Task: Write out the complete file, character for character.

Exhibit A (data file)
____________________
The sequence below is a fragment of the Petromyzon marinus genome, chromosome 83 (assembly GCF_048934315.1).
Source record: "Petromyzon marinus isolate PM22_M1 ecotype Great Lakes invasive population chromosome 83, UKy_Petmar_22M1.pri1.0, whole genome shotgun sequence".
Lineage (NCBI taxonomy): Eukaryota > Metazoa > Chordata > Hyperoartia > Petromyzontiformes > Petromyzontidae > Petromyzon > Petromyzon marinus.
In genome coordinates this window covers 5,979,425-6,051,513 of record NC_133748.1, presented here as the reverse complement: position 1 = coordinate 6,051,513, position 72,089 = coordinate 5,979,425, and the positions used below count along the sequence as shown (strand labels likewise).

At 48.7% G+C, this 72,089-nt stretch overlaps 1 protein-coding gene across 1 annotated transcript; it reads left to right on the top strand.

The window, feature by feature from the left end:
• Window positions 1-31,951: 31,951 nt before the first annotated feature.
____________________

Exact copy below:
The sequence below is a fragment of the Petromyzon marinus genome, chromosome 83 (assembly GCF_048934315.1).
Source record: "Petromyzon marinus isolate PM22_M1 ecotype Great Lakes invasive population chromosome 83, UKy_Petmar_22M1.pri1.0, whole genome shotgun sequence".
Lineage (NCBI taxonomy): Eukaryota > Metazoa > Chordata > Hyperoartia > Petromyzontiformes > Petromyzontidae > Petromyzon > Petromyzon marinus.
In genome coordinates this window covers 5,979,425-6,051,513 of record NC_133748.1, presented here as the reverse complement: position 1 = coordinate 6,051,513, position 72,089 = coordinate 5,979,425, and the positions used below count along the sequence as shown (strand labels likewise).

At 48.7% G+C, this 72,089-nt stretch overlaps 1 protein-coding gene across 1 annotated transcript; it reads left to right on the top strand.

The window, feature by feature from the left end:
• Window positions 1-31,951: 31,951 nt before the first annotated feature.